One more step for France in adopting the graduated response

By EDRi · November 5, 2008

(Dieser Artikel ist auch in deutscher Sprache verfügbar)

Despite all opposition and debates, on 30 October 2008, a crushing majority
of the French Senate voted in favour of the anti-piracy law, the so called
Hadopi law, introducing the graduate response against illegal content

The law enabling the introduction of three-strikes measure against
file-sharers and Internet users comes now in contradiction with the European
Parliament’s opinion which called on the European Commission and all member
states to “avoid adopting measures conflicting with civil liberties and
human rights and with the principles of proportionality, effectiveness, and
dissuasiveness, such as the interruption of Internet access.”

Regarding the French Senate’s vote, Jeremie Zimmermann, co-founder of La
Quadrature du Net said: “Inconsistencies, lies, confusion and insults which
the creative industries habitually use to blame their clients served as
justification for a hurried vote, which ignored the wider public debate
which is taking place in France and in Europe.”

According to the modified law voted by the Senate, if an illegal downloading
case is reported by an authorised body (industry associations, CNC,
professional bodies), Hadopi, the body created especially for this purpose,
will send the infringer a warning e-mail. If the infringement is repeated in
6-month time, a new e-mail is sent together with a warning by registered
letter. In case in the next year the infringement is
repeated, the Internet user in cause is penalised according to the gravity
of the act. The sanction can be the denial of Internet access ranging from
one month (duration decreased by the senators from 3 months as initially in
the draft law) to a year during which time the Internet user continues to
pay the access subscription and is included on a black list that forbids him
(her) to subscribe to any other operator.

Bruno Retailleau, a Senate member who voted against the legislation, argued
that a full cut off of the Internet access is too severe a punishment as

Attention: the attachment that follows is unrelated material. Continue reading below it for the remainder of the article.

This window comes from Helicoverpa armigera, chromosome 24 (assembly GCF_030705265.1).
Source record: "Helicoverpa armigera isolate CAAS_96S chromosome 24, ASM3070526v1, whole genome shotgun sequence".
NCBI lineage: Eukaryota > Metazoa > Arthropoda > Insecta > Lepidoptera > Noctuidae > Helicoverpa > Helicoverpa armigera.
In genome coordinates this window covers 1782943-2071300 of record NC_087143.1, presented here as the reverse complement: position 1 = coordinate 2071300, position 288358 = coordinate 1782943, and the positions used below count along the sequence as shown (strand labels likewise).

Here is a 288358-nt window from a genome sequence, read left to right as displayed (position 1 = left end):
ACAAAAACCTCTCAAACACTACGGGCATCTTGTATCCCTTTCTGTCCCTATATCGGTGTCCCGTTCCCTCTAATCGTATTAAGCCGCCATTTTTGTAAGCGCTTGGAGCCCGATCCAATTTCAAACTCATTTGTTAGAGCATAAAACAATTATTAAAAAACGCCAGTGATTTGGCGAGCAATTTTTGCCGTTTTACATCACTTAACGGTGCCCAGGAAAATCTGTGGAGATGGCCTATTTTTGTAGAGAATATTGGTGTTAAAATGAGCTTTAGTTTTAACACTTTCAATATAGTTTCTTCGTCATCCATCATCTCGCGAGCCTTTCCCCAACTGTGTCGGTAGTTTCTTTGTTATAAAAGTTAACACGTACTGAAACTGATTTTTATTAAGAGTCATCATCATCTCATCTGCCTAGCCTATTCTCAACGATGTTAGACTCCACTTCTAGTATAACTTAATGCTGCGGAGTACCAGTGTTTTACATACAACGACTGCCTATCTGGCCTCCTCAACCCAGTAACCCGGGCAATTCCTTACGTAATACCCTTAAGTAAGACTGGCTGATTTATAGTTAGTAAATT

Internet access is essential to modern homes. In his opinion, cutting off
households might even be considered discriminatory, as Internet access is
usually tied to a cable line or phone service.

In case the French National Assembly (the second chamber of the Parliament)
also votes in favour of the Hadopi law and the law becomes effective next
year, the French government will be at odds with the European Parliament
being in direct contradiction with Amendment 138 to the Telecoms Package,
voted on 24 September which explicitly states that only the judicial
authority can impose restrictions on citizens’ fundamental rights and

The European Parliament clearly expressed the opposition against the cutting
off of Internet users’ access, wishing “a balance between the interests of
rights holders and those of consumers”, and considering that “that big
measures like cutting off Internet access shouldn’t be used.”

On the other hand, minister Albanel seems confident in the removal of
Amendment 138 of the Telecom Package by the European Council having in view
the pressure France is putting on the Commission and the Council.

Illegal downloading: the graduate response reviewed and corrected by the
Senate (only in French, 1.11.2008)

“Three strikes” P2P rule inches closer to law in France (2.11.2008)

“Graduated response” – Will France disconnect Europe? (1.11.2008)

EDRi-gram: French law on ‘graduate response’ opposed by ISOC Europe